On August 4, the Russian government-funded international broadcaster RT posted a video report on allegations of child sexual abuse by Afghan security forces, with a written preface claiming the U.S. has failed to acknowledge the problem publicly and disregards human rights.
“Afghan military are suspected of molesting minors. However, a public acknowledgement of this fact would mean a rupture of the U.S. relationship with Kabul. But Washington has invested about $700 billion in the Afghan campaign over the last 15 years and is not ready to lose its investments," RT wrote on the Russian-language version of its website, which also posted a video on the subject.
However, the Russian-language version of the video omitted an entire section that was included in a piece on the subject published August 1 on RT’s English-language website. That piece discussed a report by the Special Inspector General for Afghanistan Reconstruction (SIGAR) on the issue of child sexual abuse by Afghan military. RT also failed to note that this SIGAR report was the catalyst for recent news reports on child abuse in Afghanistan.
The U.S. Congress created SIGAR to “provide independent and objective oversight of Afghanistan reconstruction projects and activities” supported by U.S. funding in Afghanistan. SIGAR investigates Afghanistan reconstruction projects and activities in order to prevent abuse, fraud, and waste.
SIGAR stated in its quarterly report to the U.S. Congress published on July 30 that it had issued a classified evaluation of the Defense and State departments implementation of the Leahy Law as it pertains to Afghanistan. The Leahy Law is a U.S. human rights law -- named after its principal sponsor, Senator Patrick Leahy (D-Vermont) -- prohibiting the State and Defense departments from assisting foreign military units if there is credible information those units have committed gross human rights violations.
According to SIGAR, the classified evaluation “concerns allegations of sexual abuse of children committed by members of the Afghan security forces” and “discusses the extent to which the U.S. holds Afghan security forces accountable.”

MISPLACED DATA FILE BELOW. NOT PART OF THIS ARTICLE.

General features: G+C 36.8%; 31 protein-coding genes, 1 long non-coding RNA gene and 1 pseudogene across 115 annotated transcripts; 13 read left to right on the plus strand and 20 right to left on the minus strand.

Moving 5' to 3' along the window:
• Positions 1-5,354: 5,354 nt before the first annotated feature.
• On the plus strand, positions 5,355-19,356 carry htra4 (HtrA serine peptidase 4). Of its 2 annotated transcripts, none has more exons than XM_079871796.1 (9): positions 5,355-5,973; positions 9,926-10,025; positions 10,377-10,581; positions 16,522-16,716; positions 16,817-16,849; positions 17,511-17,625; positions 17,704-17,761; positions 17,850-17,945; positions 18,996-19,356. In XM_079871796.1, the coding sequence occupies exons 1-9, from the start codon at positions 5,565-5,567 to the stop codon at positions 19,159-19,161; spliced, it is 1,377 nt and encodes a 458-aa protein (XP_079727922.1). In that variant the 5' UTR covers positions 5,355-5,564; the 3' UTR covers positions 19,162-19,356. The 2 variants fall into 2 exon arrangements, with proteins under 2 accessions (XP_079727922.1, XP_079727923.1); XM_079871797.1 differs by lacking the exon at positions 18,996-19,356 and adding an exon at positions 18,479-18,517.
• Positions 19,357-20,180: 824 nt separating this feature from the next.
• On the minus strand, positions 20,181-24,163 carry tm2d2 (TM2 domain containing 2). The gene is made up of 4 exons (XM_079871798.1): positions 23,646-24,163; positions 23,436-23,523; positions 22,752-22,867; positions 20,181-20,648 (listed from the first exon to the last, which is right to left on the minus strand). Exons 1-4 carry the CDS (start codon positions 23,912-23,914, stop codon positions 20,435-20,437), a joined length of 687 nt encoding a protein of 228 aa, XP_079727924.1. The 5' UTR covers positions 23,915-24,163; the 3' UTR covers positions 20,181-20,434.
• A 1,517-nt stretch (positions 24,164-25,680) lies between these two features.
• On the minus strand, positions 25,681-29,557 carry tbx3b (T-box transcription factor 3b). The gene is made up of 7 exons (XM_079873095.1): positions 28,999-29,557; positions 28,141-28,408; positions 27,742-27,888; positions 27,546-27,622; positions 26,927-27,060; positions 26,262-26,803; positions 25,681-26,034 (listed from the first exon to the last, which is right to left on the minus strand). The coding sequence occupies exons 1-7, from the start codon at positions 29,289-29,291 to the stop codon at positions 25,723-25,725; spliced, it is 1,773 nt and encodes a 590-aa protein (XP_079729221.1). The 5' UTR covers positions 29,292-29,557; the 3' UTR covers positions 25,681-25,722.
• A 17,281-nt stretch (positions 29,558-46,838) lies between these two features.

Thus, SIGAR’s latest quarterly report contradicts RT’s claim that the United States has not publicly acknowledged the problem of child sexual abuse by Afghan military and that it disregards human rights violations in Afghanistan.
In addition, SIGAR is calling on U.S. Defense Department to release the classified report to the public. Moreover, SIGAR’s quarterly report, citing the latest annual trafficking-in-persons report issued by the State Department, says that “the Afghan government does not fully meet the minimum standards for the elimination of trafficking; however, it is making significant efforts to do so.”
According to State Department’s June 2017 Trafficking in Persons Report, the Afghan government enacted a new law on human trafficking in January of this year. Among other measures, the law criminalizes the practice of bacha baazi, “in which men exploit boys for social and sexual entertainment.”
The State Department report noted that the Afghan government convicted traffickers, including officials complicit in bacha baazi, but overall failed to meet the minimum standards in several areas.
“Afghan officials remain complicit, especially in the sexual exploitation and recruitment of children by Afghan security forces,” the SIGAR report notes, citing the State Department’s assessment.
U.S. Defense Department spokesperson Adam Stump said “each case [of child rape] requires a factual and legal review to determine whether it is a credible allegation of a gross violation of human rights under the Leahy Law."